Tomb of Jesus in the Church of the Holy Sepulchre
Events in the
Life of Jesus
according to the Gospels
Life of Jesus
Portals: P christianity.svg Christianity Bible.malmesbury.arp.jpg Bible

Many Christians[3] interpret Joseph's role as fulfilling Isaiah's prediction that the grave of the "Suffering Servant" would be with a rich man (Isaiah 53:9), assuming that Isaiah was referring to the Messiah. The sceptical tradition, which reads the various fulfillment of prophecies in the life of Jesus as inventions designed for that purpose, reads Joseph of Arimathea as a story created to fulfill this prophecy in Isaiah, although the gospel accounts do not claim a prophesied fulfillment at that point. The prophecy in Isaiah chapter 53 is known as the "Man of Sorrows" passage:

He was assigned a grave with the wicked, and with the rich in his death, though he had done no violence, nor was any deceit in his mouth.

The Greek Septuagint text:

And I will give the wicked for his burial, and the rich for his death; for he practised no iniquity, nor craft with his mouth.

In the Qumran community's Great Isaiah Scroll, dated at c. 100 BC, the words differ from the Masoretic text:

And they gave wicked ones his grave and [a scribbled word, probably accusative sign "eth"] rich ones in his death although he worked no violence neither deceit in his mouth.

Development of legends[edit]

Since the 2nd century, a mass of legendary detail has accumulated around the figure of Joseph of Arimathea in addition to the New Testament references. Joseph is referenced in apocryphal and non-canonical accounts such as the Acts of Pilate,[4] a text often appended to the medieval Gospel of Nicodemus and The Narrative of Joseph, and mentioned in the works of early church historians such as Irenaeus (125–189), Hippolytus (170–236), Tertullian (155–222) and Eusebius (260–340), who added details not found in the canonical accounts. Hilary of Poitiers (300–367) enriched the legend, and Saint John Chrysostom (347–407), the Patriarch of Constantinople, was the first to write[5] that Joseph was one of the Seventy Apostles appointed in Luke 10.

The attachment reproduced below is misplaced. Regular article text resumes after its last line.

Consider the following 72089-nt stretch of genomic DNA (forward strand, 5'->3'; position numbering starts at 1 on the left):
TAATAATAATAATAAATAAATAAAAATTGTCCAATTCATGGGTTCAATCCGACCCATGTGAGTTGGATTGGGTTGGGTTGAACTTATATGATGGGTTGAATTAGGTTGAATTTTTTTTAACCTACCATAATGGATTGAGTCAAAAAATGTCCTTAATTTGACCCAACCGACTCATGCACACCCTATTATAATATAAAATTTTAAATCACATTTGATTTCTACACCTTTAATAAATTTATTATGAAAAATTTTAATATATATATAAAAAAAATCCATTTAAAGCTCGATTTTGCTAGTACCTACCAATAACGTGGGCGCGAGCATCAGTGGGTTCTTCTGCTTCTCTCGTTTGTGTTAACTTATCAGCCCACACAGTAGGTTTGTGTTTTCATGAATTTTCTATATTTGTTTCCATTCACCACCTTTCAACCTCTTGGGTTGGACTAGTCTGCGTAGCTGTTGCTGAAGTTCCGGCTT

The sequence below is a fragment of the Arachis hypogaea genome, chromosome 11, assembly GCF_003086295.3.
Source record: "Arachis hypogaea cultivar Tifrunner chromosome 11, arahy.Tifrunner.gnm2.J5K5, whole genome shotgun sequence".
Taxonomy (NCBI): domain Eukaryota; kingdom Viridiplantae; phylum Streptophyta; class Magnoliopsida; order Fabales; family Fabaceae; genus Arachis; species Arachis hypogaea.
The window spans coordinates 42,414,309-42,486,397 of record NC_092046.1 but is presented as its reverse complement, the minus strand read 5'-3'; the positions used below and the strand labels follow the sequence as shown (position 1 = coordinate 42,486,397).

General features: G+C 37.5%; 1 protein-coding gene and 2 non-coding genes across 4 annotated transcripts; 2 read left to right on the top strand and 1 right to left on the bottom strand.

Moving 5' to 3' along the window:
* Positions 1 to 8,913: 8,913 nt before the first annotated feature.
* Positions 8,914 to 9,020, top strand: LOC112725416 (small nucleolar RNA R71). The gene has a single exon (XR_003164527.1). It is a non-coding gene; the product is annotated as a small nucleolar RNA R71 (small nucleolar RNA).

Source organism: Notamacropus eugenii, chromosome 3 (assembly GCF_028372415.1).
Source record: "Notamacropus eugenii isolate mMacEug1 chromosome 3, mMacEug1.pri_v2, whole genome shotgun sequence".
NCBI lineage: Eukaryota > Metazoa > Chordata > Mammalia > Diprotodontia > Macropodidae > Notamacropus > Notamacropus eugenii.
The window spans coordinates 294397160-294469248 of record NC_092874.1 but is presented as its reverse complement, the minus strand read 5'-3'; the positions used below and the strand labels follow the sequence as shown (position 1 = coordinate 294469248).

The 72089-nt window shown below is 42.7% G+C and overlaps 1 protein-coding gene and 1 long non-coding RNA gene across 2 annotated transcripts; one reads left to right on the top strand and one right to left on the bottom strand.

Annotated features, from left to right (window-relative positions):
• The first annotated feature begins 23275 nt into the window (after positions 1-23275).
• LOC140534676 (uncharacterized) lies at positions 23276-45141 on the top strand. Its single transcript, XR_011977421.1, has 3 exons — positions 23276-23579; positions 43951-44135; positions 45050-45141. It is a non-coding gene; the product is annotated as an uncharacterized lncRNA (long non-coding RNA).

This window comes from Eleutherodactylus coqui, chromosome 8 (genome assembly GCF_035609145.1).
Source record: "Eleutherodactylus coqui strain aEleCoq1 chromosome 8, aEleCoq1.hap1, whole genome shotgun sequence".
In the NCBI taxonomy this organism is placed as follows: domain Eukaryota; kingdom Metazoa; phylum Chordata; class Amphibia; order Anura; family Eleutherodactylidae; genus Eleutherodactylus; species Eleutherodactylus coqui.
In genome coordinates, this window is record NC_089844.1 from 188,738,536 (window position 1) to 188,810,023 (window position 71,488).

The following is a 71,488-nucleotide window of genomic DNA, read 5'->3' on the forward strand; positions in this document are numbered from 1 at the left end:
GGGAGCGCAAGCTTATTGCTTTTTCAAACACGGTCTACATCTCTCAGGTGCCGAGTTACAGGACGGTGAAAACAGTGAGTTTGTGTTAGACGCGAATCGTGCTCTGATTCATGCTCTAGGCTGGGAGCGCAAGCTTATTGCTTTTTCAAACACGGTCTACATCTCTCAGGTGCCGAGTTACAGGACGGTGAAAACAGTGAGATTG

During the late 12th century, Joseph became connected with the Arthurian cycle, appearing in them as the first keeper of the Holy Grail. This idea first appears in Robert de Boron's Joseph d'Arimathie, in which Joseph receives the Grail from an apparition of Jesus and sends it with his followers to Britain. This theme is elaborated upon in Boron's sequels and in subsequent Arthurian works penned by others. Later retellings of the story contend that Joseph of Arimathea himself travelled to Britain and became the first Christian bishop in the Isles.[6]